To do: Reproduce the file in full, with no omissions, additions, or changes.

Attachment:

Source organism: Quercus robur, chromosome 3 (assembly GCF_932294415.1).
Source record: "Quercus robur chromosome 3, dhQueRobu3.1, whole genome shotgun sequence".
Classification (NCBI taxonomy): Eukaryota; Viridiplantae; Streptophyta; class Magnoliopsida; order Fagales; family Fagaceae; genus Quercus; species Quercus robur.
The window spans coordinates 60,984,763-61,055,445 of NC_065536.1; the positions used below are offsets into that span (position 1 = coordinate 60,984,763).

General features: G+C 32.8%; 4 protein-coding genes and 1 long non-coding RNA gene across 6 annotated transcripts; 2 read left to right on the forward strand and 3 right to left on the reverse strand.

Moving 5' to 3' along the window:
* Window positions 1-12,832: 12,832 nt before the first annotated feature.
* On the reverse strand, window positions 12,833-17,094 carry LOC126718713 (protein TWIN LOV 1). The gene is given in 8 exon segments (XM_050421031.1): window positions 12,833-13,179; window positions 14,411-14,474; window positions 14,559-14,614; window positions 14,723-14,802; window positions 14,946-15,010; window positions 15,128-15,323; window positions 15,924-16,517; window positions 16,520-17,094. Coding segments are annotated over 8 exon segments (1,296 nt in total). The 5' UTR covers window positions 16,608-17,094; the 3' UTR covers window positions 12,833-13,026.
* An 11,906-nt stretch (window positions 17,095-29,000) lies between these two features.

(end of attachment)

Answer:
Source organism: Quercus robur, chromosome 3 (assembly GCF_932294415.1).
Source record: "Quercus robur chromosome 3, dhQueRobu3.1, whole genome shotgun sequence".
Classification (NCBI taxonomy): Eukaryota; Viridiplantae; Streptophyta; class Magnoliopsida; order Fagales; family Fagaceae; genus Quercus; species Quercus robur.
The window spans coordinates 60,984,763-61,055,445 of NC_065536.1; the positions used below are offsets into that span (position 1 = coordinate 60,984,763).

General features: G+C 32.8%; 4 protein-coding genes and 1 long non-coding RNA gene across 6 annotated transcripts; 2 read left to right on the forward strand and 3 right to left on the reverse strand.

Moving 5' to 3' along the window:
* Window positions 1-12,832: 12,832 nt before the first annotated feature.
* On the reverse strand, window positions 12,833-17,094 carry LOC126718713 (protein TWIN LOV 1). The gene is given in 8 exon segments (XM_050421031.1): window positions 12,833-13,179; window positions 14,411-14,474; window positions 14,559-14,614; window positions 14,723-14,802; window positions 14,946-15,010; window positions 15,128-15,323; window positions 15,924-16,517; window positions 16,520-17,094. Coding segments are annotated over 8 exon segments (1,296 nt in total). The 5' UTR covers window positions 16,608-17,094; the 3' UTR covers window positions 12,833-13,026.
* An 11,906-nt stretch (window positions 17,095-29,000) lies between these two features.